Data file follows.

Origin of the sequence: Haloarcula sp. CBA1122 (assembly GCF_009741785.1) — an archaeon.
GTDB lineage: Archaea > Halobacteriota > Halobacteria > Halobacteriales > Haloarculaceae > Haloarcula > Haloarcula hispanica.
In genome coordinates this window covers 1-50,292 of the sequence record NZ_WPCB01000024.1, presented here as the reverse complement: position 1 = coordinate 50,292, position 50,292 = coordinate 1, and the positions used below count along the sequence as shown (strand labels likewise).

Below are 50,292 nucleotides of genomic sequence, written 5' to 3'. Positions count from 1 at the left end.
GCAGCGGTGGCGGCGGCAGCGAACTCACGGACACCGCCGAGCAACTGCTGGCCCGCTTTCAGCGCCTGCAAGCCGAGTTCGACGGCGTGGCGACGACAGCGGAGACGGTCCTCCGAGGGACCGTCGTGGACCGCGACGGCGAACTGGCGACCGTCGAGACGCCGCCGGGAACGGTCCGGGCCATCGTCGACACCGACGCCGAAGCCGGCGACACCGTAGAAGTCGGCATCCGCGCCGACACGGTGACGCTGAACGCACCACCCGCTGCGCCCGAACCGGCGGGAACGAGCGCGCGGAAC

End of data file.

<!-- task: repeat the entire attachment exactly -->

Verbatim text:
Origin of the sequence: Haloarcula sp. CBA1122 (assembly GCF_009741785.1) — an archaeon.
GTDB lineage: Archaea > Halobacteriota > Halobacteria > Halobacteriales > Haloarculaceae > Haloarcula > Haloarcula hispanica.
In genome coordinates this window covers 1-50,292 of the sequence record NZ_WPCB01000024.1, presented here as the reverse complement: position 1 = coordinate 50,292, position 50,292 = coordinate 1, and the positions used below count along the sequence as shown (strand labels likewise).

Below are 50,292 nucleotides of genomic sequence, written 5' to 3'. Positions count from 1 at the left end.
GCAGCGGTGGCGGCGGCAGCGAACTCACGGACACCGCCGAGCAACTGCTGGCCCGCTTTCAGCGCCTGCAAGCCGAGTTCGACGGCGTGGCGACGACAGCGGAGACGGTCCTCCGAGGGACCGTCGTGGACCGCGACGGCGAACTGGCGACCGTCGAGACGCCGCCGGGAACGGTCCGGGCCATCGTCGACACCGACGCCGAAGCCGGCGACACCGTAGAAGTCGGCATCCGCGCCGACACGGTGACGCTGAACGCACCACCCGCTGCGCCCGAACCGGCGGGAACGAGCGCGCGGAAC